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I am skeptical of all economic statistics showing Americans no better off than they were 30 or 40 years ago. This new study makes me even more confident in that stance. Winning the War: Poverty from the Great Society to the Great Recession by Bruce D. Meyer and James X. Sullivan:
Citing official poverty statistics many have concluded that the U.S. has made little progress in reducing poverty. Furthermore, trends in official poverty have led some to argue that we have lost the war on poverty—that the panoply of income support programs, from food stamps to unemployment insurance, have been ineffective anti-poverty tools.
While the deficiencies in the official poverty measure have been the subject of much previous research, most poverty scholars still rely on the official measure as the definitive measure of trends in poverty and draw important conclusions based upon it.
The results in this paper contradict the notions that poverty has shown little improvement over time and that anti-poverty efforts have been ineffective. We show that moving from traditional income-based measures of poverty to a consumption-based measure (which is arguably superior on both theoretical and practical grounds) and, crucially, accounting for bias in the cost of living adjustment leads to the conclusion that the poverty rate declined by more than 25 percentage points between 1960 and 2010, with 8.5 percentage points of that decline occurring since 1980.
There are several explanations for these improvements.
— Poverty has been sharply reduced through tax rate cuts and tax credits.
— Increases in social security have played a large role in reducing poverty, but other transfers have played only a small role.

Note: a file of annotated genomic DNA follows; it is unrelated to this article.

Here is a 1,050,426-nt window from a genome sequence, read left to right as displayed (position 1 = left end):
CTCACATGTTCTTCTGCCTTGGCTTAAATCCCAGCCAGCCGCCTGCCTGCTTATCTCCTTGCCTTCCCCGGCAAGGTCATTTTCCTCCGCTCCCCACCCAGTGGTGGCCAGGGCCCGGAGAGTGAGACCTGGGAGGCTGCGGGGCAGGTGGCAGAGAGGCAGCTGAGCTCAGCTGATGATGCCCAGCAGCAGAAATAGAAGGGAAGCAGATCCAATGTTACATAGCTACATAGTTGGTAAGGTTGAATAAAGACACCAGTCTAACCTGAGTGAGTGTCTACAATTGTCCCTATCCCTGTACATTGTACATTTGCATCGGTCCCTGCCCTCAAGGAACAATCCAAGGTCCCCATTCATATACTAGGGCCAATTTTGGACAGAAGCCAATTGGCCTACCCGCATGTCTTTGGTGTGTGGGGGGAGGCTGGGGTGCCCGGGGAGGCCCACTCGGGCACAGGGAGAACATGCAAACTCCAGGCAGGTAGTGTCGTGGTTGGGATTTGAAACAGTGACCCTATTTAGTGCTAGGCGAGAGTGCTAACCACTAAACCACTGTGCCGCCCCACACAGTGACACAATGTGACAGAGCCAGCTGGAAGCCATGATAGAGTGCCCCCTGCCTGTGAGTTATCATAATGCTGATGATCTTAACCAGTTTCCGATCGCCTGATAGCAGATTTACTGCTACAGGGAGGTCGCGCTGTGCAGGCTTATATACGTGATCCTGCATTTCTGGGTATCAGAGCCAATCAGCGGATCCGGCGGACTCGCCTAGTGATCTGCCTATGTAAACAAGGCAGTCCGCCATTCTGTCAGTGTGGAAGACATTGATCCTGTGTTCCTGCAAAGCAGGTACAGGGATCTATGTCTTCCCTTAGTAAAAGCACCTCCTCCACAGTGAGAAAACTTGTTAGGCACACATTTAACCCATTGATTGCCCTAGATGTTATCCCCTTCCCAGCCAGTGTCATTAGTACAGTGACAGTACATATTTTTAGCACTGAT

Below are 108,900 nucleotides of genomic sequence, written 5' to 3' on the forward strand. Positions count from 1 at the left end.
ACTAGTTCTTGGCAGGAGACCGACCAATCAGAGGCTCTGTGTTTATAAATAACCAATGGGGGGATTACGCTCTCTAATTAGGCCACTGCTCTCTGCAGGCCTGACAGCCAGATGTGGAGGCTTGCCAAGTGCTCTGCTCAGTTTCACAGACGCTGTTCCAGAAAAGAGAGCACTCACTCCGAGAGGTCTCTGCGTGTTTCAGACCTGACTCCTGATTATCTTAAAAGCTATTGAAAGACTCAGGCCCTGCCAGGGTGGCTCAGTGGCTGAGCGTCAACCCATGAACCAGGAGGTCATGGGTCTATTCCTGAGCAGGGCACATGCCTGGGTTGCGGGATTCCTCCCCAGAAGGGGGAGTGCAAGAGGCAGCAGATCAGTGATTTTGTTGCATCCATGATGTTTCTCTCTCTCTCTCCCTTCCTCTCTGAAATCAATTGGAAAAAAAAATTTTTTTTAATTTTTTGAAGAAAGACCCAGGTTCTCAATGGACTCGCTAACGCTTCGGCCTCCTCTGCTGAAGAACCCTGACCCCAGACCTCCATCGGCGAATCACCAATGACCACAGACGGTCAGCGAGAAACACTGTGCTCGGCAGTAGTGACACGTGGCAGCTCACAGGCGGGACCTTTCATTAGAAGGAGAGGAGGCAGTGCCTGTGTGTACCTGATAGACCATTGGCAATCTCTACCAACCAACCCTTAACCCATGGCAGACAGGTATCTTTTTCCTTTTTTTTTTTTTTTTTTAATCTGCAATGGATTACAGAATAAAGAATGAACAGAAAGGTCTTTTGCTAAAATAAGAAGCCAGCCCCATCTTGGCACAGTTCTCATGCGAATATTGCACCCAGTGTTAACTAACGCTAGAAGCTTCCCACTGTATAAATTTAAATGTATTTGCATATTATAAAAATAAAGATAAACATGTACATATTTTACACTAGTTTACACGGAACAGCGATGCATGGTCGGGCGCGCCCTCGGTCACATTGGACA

— Some of the decline can also be accounted for by rising educational attainment.
Since 1980, our consumption based poverty results suggest much greater improvement than those for income poverty for single parent families and the aged. However, relying on consumption we find little additional improvement in poverty for married parent families, suggesting that additional anti-poverty efforts for these households with children merit further investigation.
Despite repeated claims of a failed war on poverty, our results show that the combination of targeted economic policies and policies that support growth has had a significant impact on poverty. Better standard headcount measures of poverty show a sharp improvement in recent decades. Going beyond traditional headcount poverty measures, deep poverty and poverty gaps show even greater improvement, implying that considerable progress has been made at reducing severe deprivation. There have been noticeable improvements in the last decade, though they are not as big as the improvements in some prior decades, (but comparable or better than the progress in the 1980s). We may not have won the war on poverty, but we are certainly winning.
Meyer and Sullivan has also done some great working looking at median incomes and consumption.
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